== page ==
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Bill Gates
Bill Gates at the SXSWedu conference. Photos via Brandon Phenix.

If there was a single nerdy subtext that Bill Gates brought to his closing keynote at the SXSWedu conference in Austin, it was the importance of data.

Useful data. Education data.

Gates, as co-chair of the Bill & Melinda Gates Foundation, was the headliner to a standing-room only crowd of roughly 2,500 at SXSWedu, the newest of the SXSW (“South by Southwest”) events and the only one focused on education and technology.

In his keynote Gates talked very little about the U.S. education work of the Gates Foundation —which is significant and sometimes controversial. Instead, he laid out a grand view of where technology has been applied in education in the past, why it has stumbled, and how he now sees the need.

“I think this is a special time for technology in education,” he began. But then he immediately cautioned, perhaps in light of some less-than-successful early Gates-funded initiatives (such as small high schools within high schools), “we try not to be naïve about how complex it’s going to be.”

On cost. During the last wave of interest and investment in education technology in the 1990s, Gates said that “it could cost several hundred dollars to store an hour of video on the Internet.” The balance in the money equation has now changed, and that same video storage costs pennies, he said.

But although most costs for educational technology are coming down, “Internet access is the most expensive piece” of edtech — even more so than student hardware devices. That, he said, has to change, since Internet access is not just important in the classroom, but for learning to continue at home.

On investment. Despite concerns over whether the recent increase in investor and tech press interest in edtech and startups may be overheated, Gates said the question should be if the investment in education is commensurate with its importance: “I would say absolutely not.” Instead, he contended not enough money is going into education R&D compared with other important sectors. “It would,” he said, “be rational for society for it to be a lot larger.”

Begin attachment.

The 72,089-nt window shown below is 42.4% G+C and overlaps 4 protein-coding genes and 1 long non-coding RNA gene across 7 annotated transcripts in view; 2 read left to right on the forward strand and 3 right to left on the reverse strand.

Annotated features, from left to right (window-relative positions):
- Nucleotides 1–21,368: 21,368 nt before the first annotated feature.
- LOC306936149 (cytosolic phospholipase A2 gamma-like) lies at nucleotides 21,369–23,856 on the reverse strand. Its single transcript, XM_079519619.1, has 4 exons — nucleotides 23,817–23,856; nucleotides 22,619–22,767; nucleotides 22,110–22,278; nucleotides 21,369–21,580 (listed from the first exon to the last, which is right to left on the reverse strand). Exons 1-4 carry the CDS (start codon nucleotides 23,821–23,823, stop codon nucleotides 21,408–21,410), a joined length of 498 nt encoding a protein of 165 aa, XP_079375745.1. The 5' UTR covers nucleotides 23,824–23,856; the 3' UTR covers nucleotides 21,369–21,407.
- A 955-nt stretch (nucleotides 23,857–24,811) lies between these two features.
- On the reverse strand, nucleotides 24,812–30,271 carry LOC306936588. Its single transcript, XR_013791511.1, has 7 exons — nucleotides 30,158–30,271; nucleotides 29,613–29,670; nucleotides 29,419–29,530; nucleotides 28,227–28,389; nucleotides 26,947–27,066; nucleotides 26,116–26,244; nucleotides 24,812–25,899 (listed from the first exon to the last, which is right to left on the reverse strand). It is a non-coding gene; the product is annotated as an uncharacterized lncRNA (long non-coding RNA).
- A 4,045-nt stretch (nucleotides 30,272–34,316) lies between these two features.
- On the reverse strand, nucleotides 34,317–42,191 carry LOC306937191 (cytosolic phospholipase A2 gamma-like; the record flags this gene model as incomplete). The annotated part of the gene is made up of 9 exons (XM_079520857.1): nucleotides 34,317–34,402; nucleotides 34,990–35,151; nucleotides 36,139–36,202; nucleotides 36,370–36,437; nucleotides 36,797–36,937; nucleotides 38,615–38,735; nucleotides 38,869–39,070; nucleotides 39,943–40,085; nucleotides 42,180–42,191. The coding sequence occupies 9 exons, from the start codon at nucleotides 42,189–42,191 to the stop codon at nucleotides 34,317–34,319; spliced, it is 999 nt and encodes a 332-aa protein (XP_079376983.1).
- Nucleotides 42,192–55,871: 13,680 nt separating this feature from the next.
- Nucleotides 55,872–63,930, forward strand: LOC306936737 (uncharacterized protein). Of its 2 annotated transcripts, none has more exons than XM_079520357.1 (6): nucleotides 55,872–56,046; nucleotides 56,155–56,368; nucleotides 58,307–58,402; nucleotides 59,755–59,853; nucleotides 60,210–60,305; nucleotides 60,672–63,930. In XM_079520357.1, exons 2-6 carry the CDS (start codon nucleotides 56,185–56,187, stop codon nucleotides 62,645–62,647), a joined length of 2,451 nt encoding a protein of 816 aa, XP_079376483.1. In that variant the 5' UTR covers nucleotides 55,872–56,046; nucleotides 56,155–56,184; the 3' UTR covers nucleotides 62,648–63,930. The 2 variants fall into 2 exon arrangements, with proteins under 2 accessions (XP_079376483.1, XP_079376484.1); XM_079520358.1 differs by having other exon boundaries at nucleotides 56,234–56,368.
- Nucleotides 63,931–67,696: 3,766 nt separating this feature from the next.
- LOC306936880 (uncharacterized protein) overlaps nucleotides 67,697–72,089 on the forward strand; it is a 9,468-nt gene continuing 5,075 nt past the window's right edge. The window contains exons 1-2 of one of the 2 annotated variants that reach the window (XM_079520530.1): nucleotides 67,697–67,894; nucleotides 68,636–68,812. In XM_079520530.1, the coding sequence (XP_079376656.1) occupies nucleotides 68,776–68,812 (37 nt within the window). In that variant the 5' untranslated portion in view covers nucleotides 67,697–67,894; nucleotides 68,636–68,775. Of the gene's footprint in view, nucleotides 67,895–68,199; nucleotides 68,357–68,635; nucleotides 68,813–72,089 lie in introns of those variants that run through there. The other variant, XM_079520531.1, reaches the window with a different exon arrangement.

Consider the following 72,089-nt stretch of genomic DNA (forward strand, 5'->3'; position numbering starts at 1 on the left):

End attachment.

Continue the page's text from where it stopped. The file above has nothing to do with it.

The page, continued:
On startups. “We do need a lot of risk-takers in this space, and that’s why it’s really great to see this now,” Gates said, in part indicating the audience at SXSWedu. It’s an audience which, uniquely among education conferences, is a peer-to-peer mix of educators, industry vendors, investors, technologists and startups, with the event not beholden to, or for, any one group. “In this space, we either improve the quality of education,” he noted in his close, “Or we stay flat, like we have for the last few decades.”

To illustrate his last point, Gates then shared the stage with a startup and near-startup that had two qualities in common. One is that they both were founded in the Seattle area. The second is that they are involved in education data, whether implicitly intelligently applying it or explicitly connectedly storing it.

Bill Gates discusses the future of education with Jessie Woolley-Wilson of DreamBox Learning.

Jessie Woolley-Wilson, head of DreamBox Learning, said its adaptive web platform currently used for elementary math personalizes instruction by not just tracking which problems are solved, but how they are solved. It isn’t, she said, that teachers don’t have a lot of data now. “They don’t have data that’s easy, that’s relevant, and that’s easy to metabolize.”

Similarly, Iwan Streichenberger, CEO of the Gates-spun-out non-profit inBloom (formerly called the Shared Learning Collaborative), cited one Massachusetts school district pilot-testing inBloom’s web-based warehouse for storing and connecting all of its student data, and then making sense of how to apply the data to instruction. The district, Streichenberger said, has been using 20 different testing engines, meaning it had 20 different data sources and 20 different log-in accounts to manage. As to intelligently using all the disparate data? “There are probably as many reports as people.”

Gates’ keynote, with its undercurrent of data, was a fitting end to a SXSWedu conference where both the promise, and fears about misuse, of education data permeated discussions among the approximately 5,000 attendees. (So much so, that the audience of one session was polled on which three words to ban the panelists from using, with the winners clearly “disrupt,” “personalize” and “data.”)

It’s not that data itself is inherently good or bad. It’s just another tool that can either help inform a well-considered decision, or be used as a crutch to avoid having to think a decision through.

But love it or hate it, data’s importance in the current edtech growth spurt was underscored by Gates’ comments. As inBloom’s Streichenberger concluded, “The key thing is what you do with the information.”

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